Maximising our Potential with Rollo May 4
The Roots of our Malady
Would that we knew the roots or causes of our malaise. We have long understood that treating symptoms, while it relieves the pain, only does so temporarily until the illness re-surfaces again. Hence, to get to the root cause and tackle the problem there at base, as it were, is a far more important action. So then, what does Rollo May see as the roots of our present malaise? (I believe sincerely that the situation of the USA in the fifties is similar to the situation we are experiencing currently in Ireland, which has, indeed, been slow to come of age. It is only now that the age-old hierarchies have fallen: clerical, medical, judicial, financial, bureaucratic, civil and governmental – all our so called princes are in fact now revealed to be very naked indeed.) However, there is still another sense where what Rollo May writes is of the perennial philosophical variety. His words fall into souls through our ears because they touch on wisdom rather than knowledge.
Loss of Values
May speaks about the loss of values at the centre of modern society where commercialism and success have replaced the traditional values of honesty, integrity and community. He sees modern society (again remember he was writing this book in the early fifties of the last century) as being in a state of transition, and just like individuals, when society is in such a state it becomes confused and lost. Competition has become the god of the moderns. Indeed, very few of us are our own economic bosses and most of us depend on others to provide us with work. Linked with competition as a god there is another one called “individualism.” Each human being is very much on his own in this modern world.
Loss of a Sense of Self
May refers at length to Arthur Miller’s brilliant and seminally modern play Death of a Salesman to illustrate the rootlessness and meaninglessness of modern life – that is life based solely on the twin gods of competition and of individualism. The central character is Willie Loman, an ageing salesman who can no longer “produce the goods,” to use a rather apt phrase, and he is now just about “thrown on the ash heap” and useless and so is made redundant. Here is how May paints this sad picture for us:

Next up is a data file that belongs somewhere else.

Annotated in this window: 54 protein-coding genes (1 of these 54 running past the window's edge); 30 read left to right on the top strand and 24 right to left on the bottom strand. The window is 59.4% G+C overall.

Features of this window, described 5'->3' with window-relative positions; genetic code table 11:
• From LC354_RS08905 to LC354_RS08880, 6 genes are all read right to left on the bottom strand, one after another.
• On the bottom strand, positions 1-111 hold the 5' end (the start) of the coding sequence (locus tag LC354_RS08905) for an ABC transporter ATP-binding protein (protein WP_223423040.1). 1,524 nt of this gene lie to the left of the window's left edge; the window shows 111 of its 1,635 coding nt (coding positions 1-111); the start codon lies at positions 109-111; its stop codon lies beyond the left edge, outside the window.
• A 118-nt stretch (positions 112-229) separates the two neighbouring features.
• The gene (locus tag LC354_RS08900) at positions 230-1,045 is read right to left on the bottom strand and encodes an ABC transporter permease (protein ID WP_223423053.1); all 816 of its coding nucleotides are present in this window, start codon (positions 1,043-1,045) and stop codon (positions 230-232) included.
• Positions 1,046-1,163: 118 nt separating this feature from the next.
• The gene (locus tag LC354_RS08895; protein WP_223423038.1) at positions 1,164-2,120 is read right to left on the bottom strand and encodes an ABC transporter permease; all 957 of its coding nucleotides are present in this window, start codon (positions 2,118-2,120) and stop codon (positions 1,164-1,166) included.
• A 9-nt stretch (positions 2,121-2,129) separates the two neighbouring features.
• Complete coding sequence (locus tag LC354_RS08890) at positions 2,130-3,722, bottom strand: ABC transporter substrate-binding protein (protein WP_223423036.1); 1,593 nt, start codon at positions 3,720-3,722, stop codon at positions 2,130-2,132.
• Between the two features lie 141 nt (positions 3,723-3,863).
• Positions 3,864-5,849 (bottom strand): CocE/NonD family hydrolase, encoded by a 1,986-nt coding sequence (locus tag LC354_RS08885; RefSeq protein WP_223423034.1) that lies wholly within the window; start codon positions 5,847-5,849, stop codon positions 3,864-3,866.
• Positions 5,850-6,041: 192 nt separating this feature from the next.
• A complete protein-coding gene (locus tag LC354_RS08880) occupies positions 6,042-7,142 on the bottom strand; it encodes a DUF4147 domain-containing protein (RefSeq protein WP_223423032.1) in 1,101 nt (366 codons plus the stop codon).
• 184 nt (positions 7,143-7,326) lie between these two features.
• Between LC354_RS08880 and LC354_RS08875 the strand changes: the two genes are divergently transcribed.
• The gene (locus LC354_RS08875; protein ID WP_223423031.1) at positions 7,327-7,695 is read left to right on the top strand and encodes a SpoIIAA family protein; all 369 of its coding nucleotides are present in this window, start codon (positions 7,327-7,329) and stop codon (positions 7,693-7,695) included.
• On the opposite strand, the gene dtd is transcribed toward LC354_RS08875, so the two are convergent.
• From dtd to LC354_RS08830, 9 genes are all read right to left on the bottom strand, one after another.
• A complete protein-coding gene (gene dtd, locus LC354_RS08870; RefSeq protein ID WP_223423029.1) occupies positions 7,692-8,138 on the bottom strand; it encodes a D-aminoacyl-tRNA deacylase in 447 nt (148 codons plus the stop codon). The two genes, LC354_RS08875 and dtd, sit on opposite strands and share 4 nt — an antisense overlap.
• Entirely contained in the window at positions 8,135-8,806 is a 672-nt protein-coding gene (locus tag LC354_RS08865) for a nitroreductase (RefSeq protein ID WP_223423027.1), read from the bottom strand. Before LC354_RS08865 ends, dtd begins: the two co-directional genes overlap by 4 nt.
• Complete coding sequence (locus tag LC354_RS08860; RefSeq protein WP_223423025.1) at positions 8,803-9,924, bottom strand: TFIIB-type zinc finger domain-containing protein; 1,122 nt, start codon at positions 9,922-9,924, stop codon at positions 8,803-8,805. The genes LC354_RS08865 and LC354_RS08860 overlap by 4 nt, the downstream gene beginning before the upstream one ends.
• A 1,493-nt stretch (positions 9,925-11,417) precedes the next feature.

Willie is caught in great bewilderment, and keeps repeating too himself, ‘But I was best liked.’ His confusion in this conflict of values – why does what he was taught not work? – mounts up until it culminates in his suicide. At the grave one son continues to insist, ‘He had a good dream, to come out number one.’ But the other son accurately sees the contradiction which such an upheaval of values leads to, ‘He never knew who he was.’(Ibid., p. 30)
Roots of the Loss of Self:
René Descartes (1596 – 1650) who split the human person into two – a thinking spirit in the husk of the body, what we may term the “Cartesian dualism” here, and a term I appropriate from philosophy. I believe we can trace that further back still to the works of St Paul and indeed St Augustine and St Thomas who separated out the supernatural soul from the temporal body. This was the beginning of the malaise and the splitting and fragmentation of the human being. Then all the theologies and philosophies went on to split the human being further. The Enlightenment spoke of the primacy of reason – pure rationalism was the queen of the sciences, and anything beyond rationalism was suspect to say the least. Therefore, the irrational, and even the non-rational, were all consigned to base instincts and from there repressed into the unconscious. Hence, we had Freud eventually coming on the scene with his psychoanalysis in the hope of “putting Humpty Dumpty together again,” or in making the unconscious conscious, in the effort to re-unite the old unity of man.